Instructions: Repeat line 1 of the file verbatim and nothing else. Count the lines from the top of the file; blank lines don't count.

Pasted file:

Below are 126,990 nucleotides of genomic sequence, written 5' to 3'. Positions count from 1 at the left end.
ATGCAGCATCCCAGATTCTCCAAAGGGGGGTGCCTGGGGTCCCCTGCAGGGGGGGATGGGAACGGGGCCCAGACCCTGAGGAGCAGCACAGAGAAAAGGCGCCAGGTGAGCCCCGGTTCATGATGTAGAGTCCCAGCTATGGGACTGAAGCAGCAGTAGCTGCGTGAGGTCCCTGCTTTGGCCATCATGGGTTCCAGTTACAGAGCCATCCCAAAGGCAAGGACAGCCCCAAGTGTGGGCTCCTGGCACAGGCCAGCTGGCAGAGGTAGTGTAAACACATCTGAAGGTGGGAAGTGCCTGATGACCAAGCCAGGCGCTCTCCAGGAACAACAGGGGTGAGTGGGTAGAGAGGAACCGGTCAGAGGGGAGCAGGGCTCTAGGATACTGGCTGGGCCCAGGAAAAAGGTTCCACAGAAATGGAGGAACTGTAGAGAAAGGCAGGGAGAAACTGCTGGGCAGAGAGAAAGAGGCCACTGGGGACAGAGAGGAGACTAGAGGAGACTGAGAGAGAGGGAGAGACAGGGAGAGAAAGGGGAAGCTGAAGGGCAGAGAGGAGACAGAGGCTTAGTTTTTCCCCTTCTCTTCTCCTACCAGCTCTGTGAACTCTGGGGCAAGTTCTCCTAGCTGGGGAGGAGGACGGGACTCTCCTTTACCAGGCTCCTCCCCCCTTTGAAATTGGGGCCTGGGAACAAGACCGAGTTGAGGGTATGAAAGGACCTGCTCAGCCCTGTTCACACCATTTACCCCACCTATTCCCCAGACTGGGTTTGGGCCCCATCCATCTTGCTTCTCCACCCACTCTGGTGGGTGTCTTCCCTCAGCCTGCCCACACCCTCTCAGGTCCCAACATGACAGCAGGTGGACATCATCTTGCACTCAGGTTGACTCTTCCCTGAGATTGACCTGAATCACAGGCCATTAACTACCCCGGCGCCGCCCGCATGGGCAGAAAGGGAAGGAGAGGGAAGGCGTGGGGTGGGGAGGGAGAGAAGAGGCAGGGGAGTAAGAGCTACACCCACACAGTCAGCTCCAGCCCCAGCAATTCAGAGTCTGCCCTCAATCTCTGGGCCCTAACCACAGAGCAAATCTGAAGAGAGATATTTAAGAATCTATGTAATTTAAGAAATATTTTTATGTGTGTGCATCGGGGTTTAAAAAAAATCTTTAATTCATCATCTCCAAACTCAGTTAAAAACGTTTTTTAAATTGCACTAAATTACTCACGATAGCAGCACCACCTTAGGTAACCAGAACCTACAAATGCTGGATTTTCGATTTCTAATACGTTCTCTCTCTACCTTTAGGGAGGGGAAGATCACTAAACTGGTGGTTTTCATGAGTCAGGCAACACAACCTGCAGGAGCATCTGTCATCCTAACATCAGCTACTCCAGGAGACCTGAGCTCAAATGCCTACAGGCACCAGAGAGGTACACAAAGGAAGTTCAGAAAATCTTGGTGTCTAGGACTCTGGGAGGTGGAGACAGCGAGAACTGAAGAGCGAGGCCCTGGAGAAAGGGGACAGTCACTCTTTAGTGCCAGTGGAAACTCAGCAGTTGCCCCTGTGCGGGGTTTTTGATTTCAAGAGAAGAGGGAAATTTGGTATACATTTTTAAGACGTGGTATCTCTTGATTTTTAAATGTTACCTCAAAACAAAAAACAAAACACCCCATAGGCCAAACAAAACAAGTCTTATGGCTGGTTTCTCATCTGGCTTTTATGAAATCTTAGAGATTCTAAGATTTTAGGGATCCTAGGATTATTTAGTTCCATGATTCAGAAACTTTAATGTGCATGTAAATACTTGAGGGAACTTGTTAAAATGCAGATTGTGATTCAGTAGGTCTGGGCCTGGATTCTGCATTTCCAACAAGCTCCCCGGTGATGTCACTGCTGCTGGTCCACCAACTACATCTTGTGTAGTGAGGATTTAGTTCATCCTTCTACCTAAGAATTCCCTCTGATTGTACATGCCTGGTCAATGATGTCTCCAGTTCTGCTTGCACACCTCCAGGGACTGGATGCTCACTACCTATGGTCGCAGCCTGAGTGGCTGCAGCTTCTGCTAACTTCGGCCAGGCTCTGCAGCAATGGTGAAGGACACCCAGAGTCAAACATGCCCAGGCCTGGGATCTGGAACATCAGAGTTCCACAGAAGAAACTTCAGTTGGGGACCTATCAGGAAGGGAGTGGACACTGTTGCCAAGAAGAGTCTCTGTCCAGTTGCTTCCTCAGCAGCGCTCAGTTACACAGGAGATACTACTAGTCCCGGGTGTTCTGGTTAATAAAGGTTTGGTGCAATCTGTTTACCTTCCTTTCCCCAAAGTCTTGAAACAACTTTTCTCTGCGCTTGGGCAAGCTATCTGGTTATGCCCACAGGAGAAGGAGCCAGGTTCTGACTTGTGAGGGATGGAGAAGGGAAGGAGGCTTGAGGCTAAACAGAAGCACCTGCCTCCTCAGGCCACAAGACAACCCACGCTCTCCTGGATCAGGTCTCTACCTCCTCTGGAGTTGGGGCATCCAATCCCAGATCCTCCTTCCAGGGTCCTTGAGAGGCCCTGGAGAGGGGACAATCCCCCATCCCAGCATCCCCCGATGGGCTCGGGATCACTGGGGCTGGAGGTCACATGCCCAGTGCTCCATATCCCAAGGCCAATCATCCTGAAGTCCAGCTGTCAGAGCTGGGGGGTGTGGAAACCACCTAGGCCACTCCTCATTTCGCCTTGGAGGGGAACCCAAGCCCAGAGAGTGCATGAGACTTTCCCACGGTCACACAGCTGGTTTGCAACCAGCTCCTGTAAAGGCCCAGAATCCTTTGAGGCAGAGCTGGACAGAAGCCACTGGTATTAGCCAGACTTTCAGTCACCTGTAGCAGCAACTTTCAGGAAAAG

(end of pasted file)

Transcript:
Below are 126,990 nucleotides of genomic sequence, written 5' to 3'. Positions count from 1 at the left end.